AstraZeneca's big MedImmune subsidiary has nailed down its third pact in 5 days, inking a collaboration with Inovio Pharmaceuticals on a cancer vaccine designed to generate a tumor-specific T cell response. MedImmune is handing over a $27.5 million upfront and up to $700 million in milestones for the deal while agreeing to also cover the research tab.
As it works to bring its prostate cancer vaccine Prostvac to market and expand its smallpox vaccine business, Danish vaccine maker Bavarian Nordic encountered a new set of challenges this week. Despite a billion-dollar partnership with Bristol-Myers Squibb, it's is the target of a short-selling campaign.
Though cancer vaccines have seen limited success and late-stage clinical failures in recent years, a new report by Infiniti Research suggests they're here to stay and will begin taking off in a big way.
A couple of years ago, as Vical struggled to overcome a Phase III flop for its cancer vaccine, the biotech said it would hustle ahead with a Phase I/II study of a herpes vaccine as part of its strategy to calm jittery investors. But after the markets closed Monday, the San Diego-based company was forced to concede that their herpes strategy had misfired as well, with their vaccine failing to perform as well as a placebo.
While the FDA deliberates whether to approve Amgen's melanoma-fighting vaccine, T-Vec, as a monotherapy, the California biotech is partnering with Merck to test T-Vec in combination with the PD-1 drug, Keytruda, in patients with head and neck cancer.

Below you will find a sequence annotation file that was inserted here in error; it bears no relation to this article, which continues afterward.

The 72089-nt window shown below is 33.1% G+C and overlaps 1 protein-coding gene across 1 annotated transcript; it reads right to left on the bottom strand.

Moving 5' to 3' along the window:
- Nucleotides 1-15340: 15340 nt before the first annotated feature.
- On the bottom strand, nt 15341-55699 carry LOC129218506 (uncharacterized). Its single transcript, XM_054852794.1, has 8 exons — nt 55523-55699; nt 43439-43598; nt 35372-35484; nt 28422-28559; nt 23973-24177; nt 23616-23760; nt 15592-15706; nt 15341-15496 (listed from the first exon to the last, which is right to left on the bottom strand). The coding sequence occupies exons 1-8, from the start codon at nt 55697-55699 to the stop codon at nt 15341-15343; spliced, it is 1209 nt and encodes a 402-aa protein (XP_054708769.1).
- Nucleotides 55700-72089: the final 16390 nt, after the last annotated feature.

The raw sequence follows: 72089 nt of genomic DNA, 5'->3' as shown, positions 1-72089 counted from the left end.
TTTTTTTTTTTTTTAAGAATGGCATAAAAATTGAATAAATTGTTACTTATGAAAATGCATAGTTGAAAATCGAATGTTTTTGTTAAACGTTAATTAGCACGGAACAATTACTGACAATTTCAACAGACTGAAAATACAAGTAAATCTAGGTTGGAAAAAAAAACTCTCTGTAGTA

Celldex has added another round of positive data demonstrating that its brain cancer vaccine rindopepimut--more formally called Rintega and less formally "rindo"--provided a clear though relatively modest average survival benefit for recurrent glioblastoma patients in a Phase II study. And with the initial data set from Phase III looming later in the year, the biotech is carefully moving forward with its ongoing dialogue with regulators to gauge just how receptive they may be to speeding up an approval.
Australian biotech Regeneus is set to become the latest company to brave moving a personalized cancer vaccine into the clinic. The company picked up clearance from an ethics committee this week, clearing the last remaining obstacle between it and the start of an early-phase study.
Oxford-based PsiOxus closed a Series C financing round, scoring £25 million ($39 million) to advance its lead candidate, enadenotucirev, an oncolytic virus aimed at fighting colorectal tumors. The funding came from GlaxoSmithKline's VC unit and U.K. heavyweight investor Neil Woodford's new $1.2 billion fund.
Cancer vaccines have had a long and troubled history in the clinic, often proving safe but relatively ineffective in killing cancer cells. Now a team at Houston Methodist says that a tiny porous silicon microparticle could prove a key tool in amping up the efficacy of cancer vaccines.
An internal FDA review of Amgen's study of its cancer-killing virus talimogene laherparepvec (T-Vec), released Monday morning, raises red flags for this drug, presenting some thorny questions for the company's regulatory team to answer.